On December 9, 2019, the Siting Board issued a press release indicating that it would meet on December 16, 2019 to consider Bluestone's application. On December 11, 2019, BCRR (again, not the Town) notified the Siting Board that the Town had adopted a new superseding local law regulating, among other things, wind energy generating facilities. On December 13, 2019, the Town submitted a letter indicating that it had approved and filed, on that same date, Local Law No. 4–2019 of the Town of Sanford (hereinafter Local Law No. 4).1 The Town did not otherwise comment on Local Law No. 4, which superseded Local Law No. 1 and imposed substantial additional restrictions on wind energy converting systems. Nonetheless, the Siting Board convened on December 16, 2019 and granted Bluestone's application and issued the certificate, subject to nearly 150 conditions. Petitioners thereafter filed separate applications for rehearing, both of which were denied by the Siting Board. Petitioners then commenced this CPLR article 78 proceeding in this Court in May 2020 and filed an amended petition in August 2020 seeking, among other things, an order vacating the Siting Board's grant of the certificate to Bluestone, reopening the record in the proceeding for further adjudication of issues and enjoining Bluestone from engaging in further construction on the project until the matter is fully decided.2
We turn first to petitioners’ related contentions that the Siting Board failed to consider Local Law No. 4 and that the Siting Board erred in refusing to grant a six-month extension to reopen the hearing to accomplish same.3 As a threshold matter, although Public Service Law article 10 expressly preempts all local procedural laws (see Public Service Law § 172; 16 NYCRR 1001.31[a]) with respect to substantive local requirements, the Siting Board cannot grant a certificate unless it determines, with certain exceptions, that “the facility is designed to operate in compliance with applicable state and local laws and regulations issued thereunder concerning, among other matters, the environment, public health and safety” (Public Service Law § 168[e]; see 16 NYCRR 1001.31[d]). Thus, article 10 unmistakably directs that substantive local laws be considered; however, how such laws are considered is carefully set forth and intertwined within the regulatory provisions, reflecting the overall legislative intent. To that end, the Siting Board may elect “not to apply, in whole or in part, any local ordinance, law, resolution or other action or any regulation issued thereunder ․ which would be otherwise applicable if it finds that, as applied to the proposed facility, such is unreasonably burdensome in view of the existing technology or the needs of or costs to ratepayers whether located inside or outside of such municipality” (Public Service Law § 168[e]). Notably, a municipality “seeking to enforce any local ordinance, law, resolution or other action or regulation otherwise applicable shall present evidence in support thereof or shall be barred from the enforcement thereof” (Public Service Law § 166[j]). Ultimately, the Siting Board must make a final decision “upon the record made before the presiding examiner” (Public Service Law § 168). Moreover, all “proceedings on an application shall be completed in all respects ․ including a final decision by the [Siting Board], within  months from the date of a determination by the chair that an application” is complete (Public Service Law § 165[a]). However, the Siting Board “may extend the deadline in extraordinary circumstances by no more than six months in order to give consideration to specific issues necessary to develop an adequate record” (Public Service Law § 165[a]).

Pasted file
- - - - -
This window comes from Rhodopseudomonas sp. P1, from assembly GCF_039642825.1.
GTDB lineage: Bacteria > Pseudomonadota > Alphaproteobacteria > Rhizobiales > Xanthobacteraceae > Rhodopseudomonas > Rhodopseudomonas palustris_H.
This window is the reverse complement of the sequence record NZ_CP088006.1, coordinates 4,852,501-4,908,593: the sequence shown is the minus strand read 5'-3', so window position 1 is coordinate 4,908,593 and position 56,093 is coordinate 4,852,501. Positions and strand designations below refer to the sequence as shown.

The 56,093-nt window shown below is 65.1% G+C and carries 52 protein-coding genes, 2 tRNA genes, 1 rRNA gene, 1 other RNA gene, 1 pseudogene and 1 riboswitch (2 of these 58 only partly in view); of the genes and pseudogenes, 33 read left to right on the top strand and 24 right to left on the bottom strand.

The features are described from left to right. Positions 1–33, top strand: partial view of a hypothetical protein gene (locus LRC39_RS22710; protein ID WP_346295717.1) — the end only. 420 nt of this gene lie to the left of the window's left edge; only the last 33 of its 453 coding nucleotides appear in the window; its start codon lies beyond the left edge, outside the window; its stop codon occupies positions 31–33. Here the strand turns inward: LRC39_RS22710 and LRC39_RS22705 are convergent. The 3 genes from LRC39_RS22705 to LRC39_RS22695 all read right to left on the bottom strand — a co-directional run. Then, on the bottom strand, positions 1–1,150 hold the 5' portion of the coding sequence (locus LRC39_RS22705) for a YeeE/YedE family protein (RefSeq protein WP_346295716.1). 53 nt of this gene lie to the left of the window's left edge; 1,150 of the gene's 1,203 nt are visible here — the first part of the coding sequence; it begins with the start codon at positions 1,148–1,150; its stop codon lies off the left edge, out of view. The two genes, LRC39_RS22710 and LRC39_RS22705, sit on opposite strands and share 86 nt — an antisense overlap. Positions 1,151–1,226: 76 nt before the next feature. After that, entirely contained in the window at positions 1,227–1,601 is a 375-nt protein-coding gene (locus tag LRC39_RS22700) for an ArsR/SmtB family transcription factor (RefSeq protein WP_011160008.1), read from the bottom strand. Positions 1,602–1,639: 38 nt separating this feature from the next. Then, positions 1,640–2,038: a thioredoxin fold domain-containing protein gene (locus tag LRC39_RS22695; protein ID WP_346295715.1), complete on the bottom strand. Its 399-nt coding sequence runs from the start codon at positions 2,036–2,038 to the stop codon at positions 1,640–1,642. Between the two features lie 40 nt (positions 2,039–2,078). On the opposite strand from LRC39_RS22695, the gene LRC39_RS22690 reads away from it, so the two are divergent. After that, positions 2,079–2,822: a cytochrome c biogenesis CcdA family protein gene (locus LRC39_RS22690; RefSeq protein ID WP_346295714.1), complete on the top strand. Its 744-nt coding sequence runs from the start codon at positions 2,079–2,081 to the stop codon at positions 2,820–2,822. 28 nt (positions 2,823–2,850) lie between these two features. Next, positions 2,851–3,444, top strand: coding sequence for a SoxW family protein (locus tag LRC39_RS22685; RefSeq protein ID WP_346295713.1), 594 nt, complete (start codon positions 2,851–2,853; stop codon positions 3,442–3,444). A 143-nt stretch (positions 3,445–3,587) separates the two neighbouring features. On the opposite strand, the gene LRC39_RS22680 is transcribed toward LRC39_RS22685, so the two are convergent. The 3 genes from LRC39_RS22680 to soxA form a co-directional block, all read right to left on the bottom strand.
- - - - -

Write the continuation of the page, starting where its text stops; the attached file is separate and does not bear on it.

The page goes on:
Here, the Siting Board first received notice of Local Law No. 4 from BCCR by way of a letter on December 11, 2019, which informed the Siting Board of the law's adoption. Based on this development, BCCR moved for an extension of the statutory deadline and adjournment of the meeting scheduled for December 16, 2019 – at which the Siting Board was expected to render a decision on the matter. BCCR argued that the enactment of Local Law No. 4 was “not a last minute attempt by [the Town] to delay or obstruct the Siting Board,” but rather that the Town had “worked diligently to amend its law for the last [eight] months.” BCCR asserted that, because the Town amended its law before the final decision was rendered, the Siting Board was “bound to apply the substantive provisions of the law, or upon sufficient evidentiary showing, waive them.” After BCCR submitted this letter, the Town filed a copy of Local Law No. 4 with the Siting Board, noting in its submission that it was doing so “[t]o inform the administrative record.” The Town did not, however, take a position on BCCR's motion to extend the statutory deadline and adjourn the December 16, 2019 meeting.